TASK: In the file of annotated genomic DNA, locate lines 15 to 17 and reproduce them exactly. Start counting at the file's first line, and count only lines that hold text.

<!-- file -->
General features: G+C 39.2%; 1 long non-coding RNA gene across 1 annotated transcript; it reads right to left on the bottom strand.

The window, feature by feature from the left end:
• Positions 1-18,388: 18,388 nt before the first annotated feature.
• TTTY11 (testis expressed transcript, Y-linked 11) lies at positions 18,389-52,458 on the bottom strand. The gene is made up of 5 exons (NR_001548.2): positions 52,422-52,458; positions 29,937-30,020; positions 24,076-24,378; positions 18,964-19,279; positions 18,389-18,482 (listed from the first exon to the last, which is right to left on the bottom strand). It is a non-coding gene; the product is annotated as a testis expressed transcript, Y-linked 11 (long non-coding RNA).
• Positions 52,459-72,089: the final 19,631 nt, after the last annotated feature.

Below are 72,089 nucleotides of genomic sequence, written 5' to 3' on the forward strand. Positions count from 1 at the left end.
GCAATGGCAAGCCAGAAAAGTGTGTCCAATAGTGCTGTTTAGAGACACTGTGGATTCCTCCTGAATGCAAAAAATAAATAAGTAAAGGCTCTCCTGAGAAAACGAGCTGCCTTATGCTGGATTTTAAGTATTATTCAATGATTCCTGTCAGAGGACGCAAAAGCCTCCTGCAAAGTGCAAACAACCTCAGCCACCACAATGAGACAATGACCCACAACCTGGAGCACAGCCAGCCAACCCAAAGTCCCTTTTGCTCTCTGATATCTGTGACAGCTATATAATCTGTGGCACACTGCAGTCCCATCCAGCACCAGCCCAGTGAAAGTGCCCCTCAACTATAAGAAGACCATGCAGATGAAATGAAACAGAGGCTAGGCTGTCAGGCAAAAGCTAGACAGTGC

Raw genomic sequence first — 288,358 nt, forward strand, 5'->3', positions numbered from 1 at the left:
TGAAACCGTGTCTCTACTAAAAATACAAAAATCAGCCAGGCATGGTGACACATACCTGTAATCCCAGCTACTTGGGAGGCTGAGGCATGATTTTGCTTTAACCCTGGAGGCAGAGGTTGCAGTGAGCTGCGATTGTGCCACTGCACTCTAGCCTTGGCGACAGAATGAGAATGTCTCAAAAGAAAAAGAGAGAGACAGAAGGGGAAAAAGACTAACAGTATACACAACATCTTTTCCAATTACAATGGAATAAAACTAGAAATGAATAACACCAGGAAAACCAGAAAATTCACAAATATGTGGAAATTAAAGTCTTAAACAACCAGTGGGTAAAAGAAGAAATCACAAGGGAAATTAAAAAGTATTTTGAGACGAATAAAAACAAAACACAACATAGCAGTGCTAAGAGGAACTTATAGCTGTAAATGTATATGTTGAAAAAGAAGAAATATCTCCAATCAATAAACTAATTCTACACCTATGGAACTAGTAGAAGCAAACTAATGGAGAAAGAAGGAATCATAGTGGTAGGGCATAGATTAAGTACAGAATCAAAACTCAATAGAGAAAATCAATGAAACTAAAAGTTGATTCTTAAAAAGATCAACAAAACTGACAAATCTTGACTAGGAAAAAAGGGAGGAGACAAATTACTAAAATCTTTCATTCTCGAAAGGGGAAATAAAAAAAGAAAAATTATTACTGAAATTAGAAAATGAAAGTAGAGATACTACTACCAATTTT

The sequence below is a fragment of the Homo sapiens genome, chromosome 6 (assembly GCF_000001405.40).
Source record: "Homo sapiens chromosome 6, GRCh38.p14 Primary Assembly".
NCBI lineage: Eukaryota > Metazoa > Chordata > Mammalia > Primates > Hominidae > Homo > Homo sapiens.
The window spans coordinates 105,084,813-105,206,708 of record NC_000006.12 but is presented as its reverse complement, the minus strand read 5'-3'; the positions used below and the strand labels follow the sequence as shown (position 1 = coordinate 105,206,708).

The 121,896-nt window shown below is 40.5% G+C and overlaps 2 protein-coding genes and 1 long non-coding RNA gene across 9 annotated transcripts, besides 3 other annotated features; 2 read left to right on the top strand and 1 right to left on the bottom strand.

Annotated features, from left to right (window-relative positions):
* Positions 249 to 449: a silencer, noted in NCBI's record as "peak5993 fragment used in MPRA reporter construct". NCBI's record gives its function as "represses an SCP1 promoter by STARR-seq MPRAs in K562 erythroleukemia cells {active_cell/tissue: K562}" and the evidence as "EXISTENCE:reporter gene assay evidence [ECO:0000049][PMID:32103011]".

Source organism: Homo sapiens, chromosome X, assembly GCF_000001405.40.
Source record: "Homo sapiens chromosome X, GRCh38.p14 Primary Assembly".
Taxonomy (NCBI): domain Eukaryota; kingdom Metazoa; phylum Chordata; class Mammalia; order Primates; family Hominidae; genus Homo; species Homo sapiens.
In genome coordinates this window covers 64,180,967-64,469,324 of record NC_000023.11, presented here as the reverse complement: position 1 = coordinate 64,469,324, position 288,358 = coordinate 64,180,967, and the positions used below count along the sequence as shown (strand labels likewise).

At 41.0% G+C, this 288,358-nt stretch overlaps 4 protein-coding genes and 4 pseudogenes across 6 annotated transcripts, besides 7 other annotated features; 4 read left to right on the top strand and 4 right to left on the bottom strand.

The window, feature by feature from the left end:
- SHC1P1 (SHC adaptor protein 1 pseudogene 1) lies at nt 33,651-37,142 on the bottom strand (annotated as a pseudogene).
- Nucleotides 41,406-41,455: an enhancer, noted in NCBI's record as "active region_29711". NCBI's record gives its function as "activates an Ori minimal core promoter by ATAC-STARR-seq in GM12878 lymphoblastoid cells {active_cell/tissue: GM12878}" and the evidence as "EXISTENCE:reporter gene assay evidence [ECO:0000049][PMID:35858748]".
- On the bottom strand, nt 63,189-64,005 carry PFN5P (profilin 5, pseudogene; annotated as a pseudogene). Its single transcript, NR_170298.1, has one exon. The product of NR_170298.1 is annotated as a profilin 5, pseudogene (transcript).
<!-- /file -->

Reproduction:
Annotated features, from left to right (window-relative positions):
* Positions 249 to 449: a silencer, noted in NCBI's record as "peak5993 fragment used in MPRA reporter construct". NCBI's record gives its function as "represses an SCP1 promoter by STARR-seq MPRAs in K562 erythroleukemia cells {active_cell/tissue: K562}" and the evidence as "EXISTENCE:reporter gene assay evidence [ECO:0000049][PMID:32103011]".

Source organism: Homo sapiens, chromosome X, assembly GCF_000001405.40.